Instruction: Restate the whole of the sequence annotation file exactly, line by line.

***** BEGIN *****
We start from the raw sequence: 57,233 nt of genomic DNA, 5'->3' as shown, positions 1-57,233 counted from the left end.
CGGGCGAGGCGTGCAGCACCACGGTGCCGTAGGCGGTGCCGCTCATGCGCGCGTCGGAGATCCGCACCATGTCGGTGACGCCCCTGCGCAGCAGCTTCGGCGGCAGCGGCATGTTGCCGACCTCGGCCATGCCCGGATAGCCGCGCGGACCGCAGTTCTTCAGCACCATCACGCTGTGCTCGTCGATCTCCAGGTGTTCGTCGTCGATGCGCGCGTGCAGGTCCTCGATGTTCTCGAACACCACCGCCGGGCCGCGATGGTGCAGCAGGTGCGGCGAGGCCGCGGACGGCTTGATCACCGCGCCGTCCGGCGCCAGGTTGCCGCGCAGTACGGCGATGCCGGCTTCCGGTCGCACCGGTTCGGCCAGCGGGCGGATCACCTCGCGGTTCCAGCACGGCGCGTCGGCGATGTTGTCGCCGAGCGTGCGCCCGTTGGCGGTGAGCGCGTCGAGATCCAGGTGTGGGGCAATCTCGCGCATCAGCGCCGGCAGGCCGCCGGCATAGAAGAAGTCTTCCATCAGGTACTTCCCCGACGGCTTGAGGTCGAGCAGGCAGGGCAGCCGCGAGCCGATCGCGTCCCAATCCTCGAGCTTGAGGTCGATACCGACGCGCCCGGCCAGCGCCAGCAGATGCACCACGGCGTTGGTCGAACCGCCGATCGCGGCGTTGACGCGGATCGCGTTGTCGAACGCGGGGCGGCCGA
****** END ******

We start from the raw sequence: 57,233 nt of genomic DNA, 5'->3' as shown, positions 1-57,233 counted from the left end.
CGGGCGAGGCGTGCAGCACCACGGTGCCGTAGGCGGTGCCGCTCATGCGCGCGTCGGAGATCCGCACCATGTCGGTGACGCCCCTGCGCAGCAGCTTCGGCGGCAGCGGCATGTTGCCGACCTCGGCCATGCCCGGATAGCCGCGCGGACCGCAGTTCTTCAGCACCATCACGCTGTGCTCGTCGATCTCCAGGTGTTCGTCGTCGATGCGCGCGTGCAGGTCCTCGATGTTCTCGAACACCACCGCCGGGCCGCGATGGTGCAGCAGGTGCGGCGAGGCCGCGGACGGCTTGATCACCGCGCCGTCCGGCGCCAGGTTGCCGCGCAGTACGGCGATGCCGGCTTCCGGTCGCACCGGTTCGGCCAGCGGGCGGATCACCTCGCGGTTCCAGCACGGCGCGTCGGCGATGTTGTCGCCGAGCGTGCGCCCGTTGGCGGTGAGCGCGTCGAGATCCAGGTGTGGGGCAATCTCGCGCATCAGCGCCGGCAGGCCGCCGGCATAGAAGAAGTCTTCCATCAGGTACTTCCCCGACGGCTTGAGGTCGAGCAGGCAGGGCAGCCGCGAGCCGATCGCGTCCCAATCCTCGAGCTTGAGGTCGATACCGACGCGCCCGGCCAGCGCCAGCAGATGCACCACGGCGTTGGTCGAACCGCCGATCGCGGCGTTGACGCGGATCGCGTTGTCGAACGCGGGGCGGCCGA